High Intake of Dietary Fiber Beneficial For Hypertension and
Higher dietary fiber intakes are associated with a reduced risk of developing cardiovascular disease (CVD), and increasing intake has been shown to reduce blood pressure and other cardiometabolic risk factors. Ovid MEDLINE, Embase, PubMed, and CENTRAL were searched to June 2021. Prospective observational studies reporting on fiber intakes and mortality in those with pre-existing CVD and controlled trials of increasing fiber intakes on cardiometabolic risk factors in those with CVD or hypertension were eligible. Outcomes were mortality (studies) and cardiometabolic risk factors (trials). Data synthesis was with random effects and dose response. Certainty of evidence was assessed using GRADE.

Three prospective studies including 7469 adults with CVD, and 12 trials of 878 adults with CVD or hypertension were identified. Moderate certainty evidence indicates reduced all-cause mortality (relative risk, RR0.75 (95% confidence interval, CI 0.58–0.97)) when comparing higher with lower fiber intakes. Low certainty evidence from trials of adults with cardiovascular disease indicates increasing fiber intakes reduced total (mean difference, MD 0.42 mmol/L (95%CI 0.78 to 0.05) and low-density lipoprotein (LDL) cholesterol (MD 0.47mmol/L (95%CI 0.85 to 0.10)). High certainty evidence from trials of adults with hypertension indicates increasing fiber intakes reduces systolic (MD 4.3 mmHg (95% CI 2.2 to 5.8)) and diastolic blood pressure (MD 3.1 mmHg (95% CI 1.7 to 4.4)). Moderate and low certainty evidence indicated improvements in fasting blood glucose (MD 0.48 mmol/L (0.91 to 0.05)) and LDL cholesterol (MD 0.29 mmol/L (95% CI 0.17 to 0.40)). Benefits were observed irrespective of cardioprotective drug use. These findings emphasise the likely benefits of promoting greater dietary fiber intakes for patients with CVD and hypertension.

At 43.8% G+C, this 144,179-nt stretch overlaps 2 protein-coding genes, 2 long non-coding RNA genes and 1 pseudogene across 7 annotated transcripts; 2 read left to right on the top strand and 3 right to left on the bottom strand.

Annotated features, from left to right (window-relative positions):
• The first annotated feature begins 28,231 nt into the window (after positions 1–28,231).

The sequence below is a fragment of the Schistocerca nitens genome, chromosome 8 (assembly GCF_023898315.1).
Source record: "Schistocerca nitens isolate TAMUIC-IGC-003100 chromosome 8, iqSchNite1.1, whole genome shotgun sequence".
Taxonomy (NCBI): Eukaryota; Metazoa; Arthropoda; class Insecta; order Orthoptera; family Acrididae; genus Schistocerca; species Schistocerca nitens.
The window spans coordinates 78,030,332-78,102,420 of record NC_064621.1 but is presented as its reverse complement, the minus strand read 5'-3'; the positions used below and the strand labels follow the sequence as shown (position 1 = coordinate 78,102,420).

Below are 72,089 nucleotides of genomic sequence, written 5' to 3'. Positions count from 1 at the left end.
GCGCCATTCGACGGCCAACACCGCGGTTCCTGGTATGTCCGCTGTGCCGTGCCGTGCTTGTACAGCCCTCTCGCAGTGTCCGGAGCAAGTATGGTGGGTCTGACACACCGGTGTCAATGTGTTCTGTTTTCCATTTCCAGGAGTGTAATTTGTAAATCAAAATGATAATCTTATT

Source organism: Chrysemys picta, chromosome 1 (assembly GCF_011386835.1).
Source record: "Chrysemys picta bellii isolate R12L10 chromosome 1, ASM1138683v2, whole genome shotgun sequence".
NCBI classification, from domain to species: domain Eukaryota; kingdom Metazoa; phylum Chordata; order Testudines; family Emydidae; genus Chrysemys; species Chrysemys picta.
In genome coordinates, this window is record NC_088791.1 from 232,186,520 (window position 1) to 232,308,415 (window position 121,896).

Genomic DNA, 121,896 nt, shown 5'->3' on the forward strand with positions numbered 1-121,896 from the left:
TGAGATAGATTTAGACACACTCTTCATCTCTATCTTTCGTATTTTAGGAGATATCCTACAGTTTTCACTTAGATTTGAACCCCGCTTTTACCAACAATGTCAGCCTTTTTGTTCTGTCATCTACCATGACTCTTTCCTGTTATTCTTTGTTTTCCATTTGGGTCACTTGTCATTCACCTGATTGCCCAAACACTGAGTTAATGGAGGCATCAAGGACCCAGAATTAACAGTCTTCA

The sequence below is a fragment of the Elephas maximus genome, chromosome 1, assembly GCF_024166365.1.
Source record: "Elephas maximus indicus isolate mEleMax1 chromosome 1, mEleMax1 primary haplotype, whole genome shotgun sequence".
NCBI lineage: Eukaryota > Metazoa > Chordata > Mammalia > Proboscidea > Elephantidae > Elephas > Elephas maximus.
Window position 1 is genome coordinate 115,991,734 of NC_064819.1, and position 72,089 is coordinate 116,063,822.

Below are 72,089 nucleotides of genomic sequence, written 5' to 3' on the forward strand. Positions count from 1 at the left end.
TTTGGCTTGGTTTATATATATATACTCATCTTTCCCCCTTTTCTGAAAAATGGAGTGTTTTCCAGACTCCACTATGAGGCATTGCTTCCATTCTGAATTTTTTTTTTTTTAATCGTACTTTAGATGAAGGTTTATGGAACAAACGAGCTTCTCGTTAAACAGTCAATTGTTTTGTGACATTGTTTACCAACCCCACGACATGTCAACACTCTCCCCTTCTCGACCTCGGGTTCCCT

Source: https://bmcmedicine.biomedcentral.com/articles/10.1186/s12916-022-02328-x